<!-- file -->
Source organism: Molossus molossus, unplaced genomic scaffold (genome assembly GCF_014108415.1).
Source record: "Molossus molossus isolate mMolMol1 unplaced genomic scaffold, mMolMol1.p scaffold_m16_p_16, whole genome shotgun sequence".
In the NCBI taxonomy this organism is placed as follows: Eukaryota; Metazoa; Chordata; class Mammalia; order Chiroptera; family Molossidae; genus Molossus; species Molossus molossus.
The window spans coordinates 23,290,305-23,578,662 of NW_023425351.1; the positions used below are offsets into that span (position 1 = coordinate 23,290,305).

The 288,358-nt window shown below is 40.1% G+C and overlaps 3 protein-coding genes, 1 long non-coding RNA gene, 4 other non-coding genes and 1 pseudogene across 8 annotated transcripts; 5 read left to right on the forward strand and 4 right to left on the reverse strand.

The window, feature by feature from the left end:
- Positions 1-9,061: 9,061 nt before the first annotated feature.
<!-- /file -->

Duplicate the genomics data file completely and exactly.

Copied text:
Source organism: Molossus molossus, unplaced genomic scaffold (genome assembly GCF_014108415.1).
Source record: "Molossus molossus isolate mMolMol1 unplaced genomic scaffold, mMolMol1.p scaffold_m16_p_16, whole genome shotgun sequence".
In the NCBI taxonomy this organism is placed as follows: Eukaryota; Metazoa; Chordata; class Mammalia; order Chiroptera; family Molossidae; genus Molossus; species Molossus molossus.
The window spans coordinates 23,290,305-23,578,662 of NW_023425351.1; the positions used below are offsets into that span (position 1 = coordinate 23,290,305).

The 288,358-nt window shown below is 40.1% G+C and overlaps 3 protein-coding genes, 1 long non-coding RNA gene, 4 other non-coding genes and 1 pseudogene across 8 annotated transcripts; 5 read left to right on the forward strand and 4 right to left on the reverse strand.

The window, feature by feature from the left end:
- Positions 1-9,061: 9,061 nt before the first annotated feature.